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Trump's Chief Of Staff Says Media 'Misconstrued' His Admission Of Quid Pro Quo Despite Video Evidence

On Thursday, October 17, Mick Mulvaney, Donald Trump's acting White House Chief of Staff and Director of the Office of Management and Budget, admitted to reporters that the Trump administration had engaged in a quid pro quo arrangement with Ukraine.

Our country would send continued military aid to ward off Russia in exchange for their help in investigating Trump's political opponents.


Mulvaney told reporters, in regards to funding Ukraine:

"Did [Trump] also mention to me in the past the corruption that related to the DNC server? Absolutely. No question about that. But that's it, and that's why we hung up the money."

Mulvaney also told the press:

"Get over it. There's going to be political influence in foreign policy...That is going to happen. Elections have consequences."

He seems nice.

While Mulvaney's words leave little room for misinterpretation, he still insisted in a press release later that day that the media had 'misconstrued' his comments:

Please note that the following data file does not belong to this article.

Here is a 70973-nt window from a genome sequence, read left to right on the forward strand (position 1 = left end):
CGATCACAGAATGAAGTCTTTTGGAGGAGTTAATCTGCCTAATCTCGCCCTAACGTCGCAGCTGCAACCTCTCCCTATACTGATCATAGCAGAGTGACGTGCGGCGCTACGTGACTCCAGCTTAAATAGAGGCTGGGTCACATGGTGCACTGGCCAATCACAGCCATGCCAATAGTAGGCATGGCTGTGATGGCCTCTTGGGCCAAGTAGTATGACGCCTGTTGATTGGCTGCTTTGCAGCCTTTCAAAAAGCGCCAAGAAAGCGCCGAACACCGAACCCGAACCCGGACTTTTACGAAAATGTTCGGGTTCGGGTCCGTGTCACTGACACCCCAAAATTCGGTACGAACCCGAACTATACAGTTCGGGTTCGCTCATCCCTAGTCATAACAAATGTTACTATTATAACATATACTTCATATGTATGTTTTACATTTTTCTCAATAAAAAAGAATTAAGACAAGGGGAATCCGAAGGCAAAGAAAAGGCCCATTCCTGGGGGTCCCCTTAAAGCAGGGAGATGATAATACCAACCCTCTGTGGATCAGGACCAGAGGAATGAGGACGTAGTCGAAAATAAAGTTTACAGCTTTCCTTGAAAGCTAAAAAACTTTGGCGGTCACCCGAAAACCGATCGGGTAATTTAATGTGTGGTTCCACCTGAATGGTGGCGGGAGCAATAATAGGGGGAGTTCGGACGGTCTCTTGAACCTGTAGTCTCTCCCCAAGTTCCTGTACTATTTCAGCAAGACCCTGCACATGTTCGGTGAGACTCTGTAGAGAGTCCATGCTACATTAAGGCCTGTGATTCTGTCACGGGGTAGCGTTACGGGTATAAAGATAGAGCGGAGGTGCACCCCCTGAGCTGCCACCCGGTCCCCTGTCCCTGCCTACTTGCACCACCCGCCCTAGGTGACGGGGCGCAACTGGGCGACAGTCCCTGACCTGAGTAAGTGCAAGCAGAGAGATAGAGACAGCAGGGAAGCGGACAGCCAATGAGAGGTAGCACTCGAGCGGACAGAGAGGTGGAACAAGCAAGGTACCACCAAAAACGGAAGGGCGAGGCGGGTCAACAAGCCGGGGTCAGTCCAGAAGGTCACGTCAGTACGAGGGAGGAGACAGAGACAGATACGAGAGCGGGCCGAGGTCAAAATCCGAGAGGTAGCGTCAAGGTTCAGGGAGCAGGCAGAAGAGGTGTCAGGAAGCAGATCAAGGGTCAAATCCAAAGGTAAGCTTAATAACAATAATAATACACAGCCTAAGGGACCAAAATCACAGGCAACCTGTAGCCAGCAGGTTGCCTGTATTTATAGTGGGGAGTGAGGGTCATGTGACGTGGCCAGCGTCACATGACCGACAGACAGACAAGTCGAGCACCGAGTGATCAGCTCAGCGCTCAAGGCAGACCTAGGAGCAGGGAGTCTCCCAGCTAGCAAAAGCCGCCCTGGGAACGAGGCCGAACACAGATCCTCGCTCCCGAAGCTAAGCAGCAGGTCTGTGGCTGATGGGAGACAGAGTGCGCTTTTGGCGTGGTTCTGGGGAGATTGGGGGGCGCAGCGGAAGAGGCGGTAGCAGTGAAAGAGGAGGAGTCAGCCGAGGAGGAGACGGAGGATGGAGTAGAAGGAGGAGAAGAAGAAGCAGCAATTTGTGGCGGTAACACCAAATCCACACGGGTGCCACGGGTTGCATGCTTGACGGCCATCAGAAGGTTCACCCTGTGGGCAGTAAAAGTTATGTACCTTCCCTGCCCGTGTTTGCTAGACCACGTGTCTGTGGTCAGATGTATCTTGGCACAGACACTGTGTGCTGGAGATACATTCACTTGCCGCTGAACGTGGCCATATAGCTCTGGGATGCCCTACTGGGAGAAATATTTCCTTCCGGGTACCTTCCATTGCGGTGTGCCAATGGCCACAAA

"Once again, the media has decided to misconstrue my comments to advance a biased and political witch hunt against President Trump. Let me be clear, there was absolutely no quid pro quo between Ukrainian military aid and any investigation into the 2016 election."

Except that this is the exact opposite of what Mulvaney claimed on camera, as even Republican Senator Lisa Murkowski admitted:

Amid reports that President Trump and his staff were shocked while watching the first earlier press conference, Mulvaney then continued to make claims completely different from the ones he had made earlier in the day.

"The President never told me to withhold any money until the Ukrainians did anything related to the server. The only reasons we were holding the money was because of concern about lack of support from other nations and concerns over corruption."

Twitter found Mulvaney's direct contradictions as hilarious as they are concerning.



During his initial press conference, Mulvaney also made reference to a long-debunked conservative conspiracy theory that alleges Ukraine is in possession of a stolen DNC server which holds (you guessed it) Hillary Clinton's lost emails and that Ukraine actually framed Russia for election interference.

No such server is missing from the DNC, whose system actually contains 140 different server units.

Things are not looking good for Mulvaney's political future.



Twitter thinks the Acting Chief of Staff might want to start hunting for a new job.


Mick, next time you plan on admitting to a crime, try to do it when there aren't so many cameras around.

The book High Crimes and Misdemeanors: A History of Impeachment for the Age of Trump is available here.

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